Getting page views for well written and original content (especially tech topics) is not hard, in fact there is a severe dearth of good technical writing. How often you post, how many sharing options you provide should not be what you optimize for. Optimize for writing original, well informed content that shows domain expertise. Such content has no problem attracting an audience. But the problem with writing such content is that it's pretty time consuming.

Let me share my own anecdata. Three of my posts got significant attention when I posted them to my blog, around 30k pageviews and now I get a few thousand views every month from search engines and people sharing my posts on social networks. I don't spend any time promoting it, only post to a couple of subreddits initially, that's it, (and HN where my posts did not gain traction so far) .

Posts :

https://www.ploggingdev.com/2017/01/multiprocessing-and-mult...

https://www.ploggingdev.com/2016/12/performance-measurement-...

https://www.ploggingdev.com/2016/12/analyzing-programming-la...

Especially the first post linked above has gotten most of the attention and now ranks on Google for python multiprocessing and multithreading related keywords. My blog is clearly not very popular by HN standards, but it has given me a good understanding of what type of content has no issue attracting attention as explained above.

Edit : You might find the following post by Nate interesting, it talks about how to choose topics to write about (among other things) : https://www.nateberkopec.com/blog/2017/03/10/how-i-made-self...


30k for a successful blog post is not a lot though. Your average youtub-er personality considers anything less than 100k+ views per post not as a major success.

Eg. Digital Foundry (tech related) gets on average anywhere between 30k and 140k views per post. The successful ones are over 100k. https://www.youtube.com/user/DigitalFoundry


Development related blog posts never get super high traffic. You can't compare an article about some python topic to YouTube video about a mass market consumer tech product.


He's right.


It's decent. A great post will get 30k view the day it's published on HN and goes on the top page.

A post that can't make the top page (too niche, not buzzwordy enough, not good enough, etc) can still rank on Google and get 30k slowly over the year.

It's really about the topic. A classic "Another Uber Self Driving Car Accident" is of interest to a population 1000 times bigger than python multiprocessing.


I used to read literally hundreds of blogs via RSS, but I have stopped doing that completely for no particular reason I can think of. Today I read zero blogs. Of course I still read lots of random blog posts from google search results or on HN, but I won't become a regular reader anymore.


I used to have ~100 blogs I followed in Google Reader, then when Reader was killed I drifted away from many of them. I wonder how many authors lost large numbers of readers because of that sad event.


Reading these comments makes me think of a crazy conspiracy theory: Google killed Reader to promote search.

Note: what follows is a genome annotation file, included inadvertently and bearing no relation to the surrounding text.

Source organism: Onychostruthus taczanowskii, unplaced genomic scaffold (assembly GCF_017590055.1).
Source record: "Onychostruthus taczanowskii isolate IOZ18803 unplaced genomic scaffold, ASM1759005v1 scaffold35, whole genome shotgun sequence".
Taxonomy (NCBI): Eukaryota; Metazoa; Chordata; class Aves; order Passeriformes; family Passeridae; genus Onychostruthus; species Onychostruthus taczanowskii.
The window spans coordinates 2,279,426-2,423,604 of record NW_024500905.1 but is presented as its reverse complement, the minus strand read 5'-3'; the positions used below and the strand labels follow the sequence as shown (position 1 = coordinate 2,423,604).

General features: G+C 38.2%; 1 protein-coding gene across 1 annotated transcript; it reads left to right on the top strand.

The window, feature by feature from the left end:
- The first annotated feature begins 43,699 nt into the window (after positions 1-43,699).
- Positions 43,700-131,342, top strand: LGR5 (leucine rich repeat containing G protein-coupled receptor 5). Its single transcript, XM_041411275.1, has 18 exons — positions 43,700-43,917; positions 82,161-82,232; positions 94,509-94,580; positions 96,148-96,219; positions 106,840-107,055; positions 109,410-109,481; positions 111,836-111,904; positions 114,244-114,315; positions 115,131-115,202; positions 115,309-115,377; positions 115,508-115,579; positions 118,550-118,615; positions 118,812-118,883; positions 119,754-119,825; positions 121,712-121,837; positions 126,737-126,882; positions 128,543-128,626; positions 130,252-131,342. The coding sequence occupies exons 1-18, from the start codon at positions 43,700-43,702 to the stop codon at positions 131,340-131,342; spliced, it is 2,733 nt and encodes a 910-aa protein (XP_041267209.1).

The common theory is they did it to boosts Google plus. They wanted you to follow blogs interest on G+ rather than more directly via Reader/RSS.


The driver was financial. Google cited (03/2013) a user decline [0]. You don't need a conspiracy or more reasons to shutter the service.

> "While the product has a loyal following, over the years usage has declined."

[0] https://googleblog.blogspot.com/2013/03/a-second-spring-of-c...


They also killed iGoogle in the same year, and that's what I used as my daily RSS feed. From Wikipedia: due to "the unforeseen evolution of web and mobile apps and the erosion of the need for the site", whatever that means.

While not exactly as strong as a conspiracy theory, I think they were well aware of what they were doing, and RSS was in the "best if absent" feature category.


Same scenario for me. FWIW I switched to using http://www.ighome.com/ which more or less replaces the functionality (not affiliated in any way, just a user).


However, that would imply Google had some sort of coordination between teams...


I think you may be on to something here. I bet it was a data based decision...


Yeah I wonder if Google realized that people were reading long form content (much of it hosted off Google) without ads. Thus their own audience was being shunted off-site without revenue.

That interpretation only makes sense if you think Google would rather have more good little click monkeys than organizing good content...


From the lack of quality search results and the infestation of ads if you don't use an adblocker, I don't think that interpretation would be too far fetched.


Reader didn't have enough active users to keep it running.


Reader didn't have enough active employees to keep it running. Nobody inside Google worked on it any more, so it was just a zombie product running on inertia.


Reader's active users, though, tended to be influencers who read a lot and shared what they read with their friends on social media. So they still drove traffic, just by a different mechanism.